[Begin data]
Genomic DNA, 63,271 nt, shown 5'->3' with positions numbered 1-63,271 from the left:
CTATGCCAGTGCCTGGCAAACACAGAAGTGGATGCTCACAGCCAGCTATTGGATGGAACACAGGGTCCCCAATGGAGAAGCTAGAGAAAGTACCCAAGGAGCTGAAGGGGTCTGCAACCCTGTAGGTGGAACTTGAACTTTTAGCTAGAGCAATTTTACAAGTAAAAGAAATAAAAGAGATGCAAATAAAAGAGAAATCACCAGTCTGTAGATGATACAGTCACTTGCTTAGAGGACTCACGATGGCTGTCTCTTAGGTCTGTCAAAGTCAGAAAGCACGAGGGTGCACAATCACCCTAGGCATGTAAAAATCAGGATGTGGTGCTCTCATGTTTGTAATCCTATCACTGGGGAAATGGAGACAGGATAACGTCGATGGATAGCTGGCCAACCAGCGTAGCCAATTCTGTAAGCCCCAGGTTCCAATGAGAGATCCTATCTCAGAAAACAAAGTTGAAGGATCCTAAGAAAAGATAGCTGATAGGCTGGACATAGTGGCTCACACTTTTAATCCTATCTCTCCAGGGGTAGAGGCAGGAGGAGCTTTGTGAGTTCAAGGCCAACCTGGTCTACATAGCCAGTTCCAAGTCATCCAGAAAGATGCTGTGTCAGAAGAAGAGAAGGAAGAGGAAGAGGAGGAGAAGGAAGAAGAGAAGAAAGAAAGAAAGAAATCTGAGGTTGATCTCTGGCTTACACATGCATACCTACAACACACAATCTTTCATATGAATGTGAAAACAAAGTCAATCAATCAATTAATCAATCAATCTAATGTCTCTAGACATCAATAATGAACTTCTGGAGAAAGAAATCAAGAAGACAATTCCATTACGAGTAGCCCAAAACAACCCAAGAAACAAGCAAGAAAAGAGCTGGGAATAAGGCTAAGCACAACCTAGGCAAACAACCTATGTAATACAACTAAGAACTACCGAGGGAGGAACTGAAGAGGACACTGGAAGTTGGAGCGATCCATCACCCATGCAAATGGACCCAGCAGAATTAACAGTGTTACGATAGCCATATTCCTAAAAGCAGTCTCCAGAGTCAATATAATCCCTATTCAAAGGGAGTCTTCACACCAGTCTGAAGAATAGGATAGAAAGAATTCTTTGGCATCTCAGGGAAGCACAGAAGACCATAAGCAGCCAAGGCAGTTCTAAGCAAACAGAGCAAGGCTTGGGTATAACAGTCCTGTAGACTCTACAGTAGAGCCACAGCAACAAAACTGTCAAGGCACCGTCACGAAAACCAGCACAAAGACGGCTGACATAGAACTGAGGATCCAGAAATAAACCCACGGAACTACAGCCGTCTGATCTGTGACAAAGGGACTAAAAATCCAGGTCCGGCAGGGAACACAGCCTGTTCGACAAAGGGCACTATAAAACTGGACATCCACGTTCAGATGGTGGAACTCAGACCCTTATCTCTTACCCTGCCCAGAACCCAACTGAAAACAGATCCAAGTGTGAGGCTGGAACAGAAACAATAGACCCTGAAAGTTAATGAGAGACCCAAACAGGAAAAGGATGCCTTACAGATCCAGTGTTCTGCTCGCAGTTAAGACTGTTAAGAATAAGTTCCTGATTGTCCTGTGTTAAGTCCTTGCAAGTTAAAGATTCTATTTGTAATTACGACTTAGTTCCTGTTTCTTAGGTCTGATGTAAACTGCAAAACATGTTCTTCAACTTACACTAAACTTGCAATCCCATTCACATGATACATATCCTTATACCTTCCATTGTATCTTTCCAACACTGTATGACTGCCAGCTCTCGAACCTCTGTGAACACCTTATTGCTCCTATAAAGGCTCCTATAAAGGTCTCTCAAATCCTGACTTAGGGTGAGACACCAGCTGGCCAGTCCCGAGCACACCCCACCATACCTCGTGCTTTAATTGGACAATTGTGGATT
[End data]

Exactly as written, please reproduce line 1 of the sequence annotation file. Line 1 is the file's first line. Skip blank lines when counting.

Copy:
Genomic DNA, 63,271 nt, shown 5'->3' with positions numbered 1-63,271 from the left: